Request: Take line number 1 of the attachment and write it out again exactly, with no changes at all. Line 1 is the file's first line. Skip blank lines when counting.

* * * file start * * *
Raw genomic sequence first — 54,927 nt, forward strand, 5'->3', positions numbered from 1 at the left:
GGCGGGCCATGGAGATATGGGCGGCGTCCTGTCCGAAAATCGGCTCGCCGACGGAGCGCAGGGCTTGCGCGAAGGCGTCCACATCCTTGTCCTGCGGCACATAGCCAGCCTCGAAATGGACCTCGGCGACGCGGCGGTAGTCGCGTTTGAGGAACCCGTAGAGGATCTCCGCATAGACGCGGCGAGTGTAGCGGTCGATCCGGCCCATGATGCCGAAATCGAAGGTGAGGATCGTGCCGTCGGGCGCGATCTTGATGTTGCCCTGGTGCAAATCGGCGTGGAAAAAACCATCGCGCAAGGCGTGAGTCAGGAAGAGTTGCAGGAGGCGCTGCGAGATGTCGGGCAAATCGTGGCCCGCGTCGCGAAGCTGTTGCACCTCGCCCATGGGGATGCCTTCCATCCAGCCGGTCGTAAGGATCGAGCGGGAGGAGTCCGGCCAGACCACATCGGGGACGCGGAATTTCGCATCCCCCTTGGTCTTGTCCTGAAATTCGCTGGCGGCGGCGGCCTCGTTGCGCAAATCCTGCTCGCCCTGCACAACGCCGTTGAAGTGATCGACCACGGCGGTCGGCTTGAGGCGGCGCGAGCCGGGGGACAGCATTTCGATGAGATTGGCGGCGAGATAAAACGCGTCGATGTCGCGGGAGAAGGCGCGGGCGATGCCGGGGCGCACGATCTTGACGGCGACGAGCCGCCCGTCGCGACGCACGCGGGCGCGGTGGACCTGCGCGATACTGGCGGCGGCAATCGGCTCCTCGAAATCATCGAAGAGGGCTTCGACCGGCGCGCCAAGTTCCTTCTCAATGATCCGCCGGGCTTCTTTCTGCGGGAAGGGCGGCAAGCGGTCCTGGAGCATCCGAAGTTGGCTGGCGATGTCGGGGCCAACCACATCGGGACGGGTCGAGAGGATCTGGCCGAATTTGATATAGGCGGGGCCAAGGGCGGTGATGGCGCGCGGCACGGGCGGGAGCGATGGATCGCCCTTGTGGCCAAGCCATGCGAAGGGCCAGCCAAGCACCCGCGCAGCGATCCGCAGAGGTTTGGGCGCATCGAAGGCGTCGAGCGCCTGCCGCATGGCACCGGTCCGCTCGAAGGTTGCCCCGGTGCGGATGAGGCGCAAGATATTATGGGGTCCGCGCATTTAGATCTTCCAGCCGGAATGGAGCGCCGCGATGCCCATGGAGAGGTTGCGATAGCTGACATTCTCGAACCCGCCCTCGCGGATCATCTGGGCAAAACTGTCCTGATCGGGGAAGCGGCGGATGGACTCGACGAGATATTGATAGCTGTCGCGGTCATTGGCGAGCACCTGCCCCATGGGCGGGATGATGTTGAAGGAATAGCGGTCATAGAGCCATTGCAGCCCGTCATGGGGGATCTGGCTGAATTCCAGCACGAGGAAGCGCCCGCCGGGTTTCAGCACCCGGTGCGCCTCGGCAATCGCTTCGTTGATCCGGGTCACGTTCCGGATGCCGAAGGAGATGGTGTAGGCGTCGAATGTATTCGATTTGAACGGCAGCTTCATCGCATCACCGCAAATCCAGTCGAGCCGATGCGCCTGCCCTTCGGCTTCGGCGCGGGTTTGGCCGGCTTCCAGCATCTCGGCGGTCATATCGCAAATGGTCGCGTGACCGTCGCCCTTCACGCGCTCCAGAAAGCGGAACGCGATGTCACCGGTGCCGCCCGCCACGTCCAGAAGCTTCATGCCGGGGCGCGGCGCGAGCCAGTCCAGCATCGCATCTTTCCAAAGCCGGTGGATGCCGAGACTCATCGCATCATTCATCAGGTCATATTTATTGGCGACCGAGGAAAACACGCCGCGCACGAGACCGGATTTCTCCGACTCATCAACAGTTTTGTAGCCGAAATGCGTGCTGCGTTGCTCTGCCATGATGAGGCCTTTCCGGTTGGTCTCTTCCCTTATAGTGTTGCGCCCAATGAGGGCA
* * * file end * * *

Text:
Raw genomic sequence first — 54,927 nt, forward strand, 5'->3', positions numbered from 1 at the left: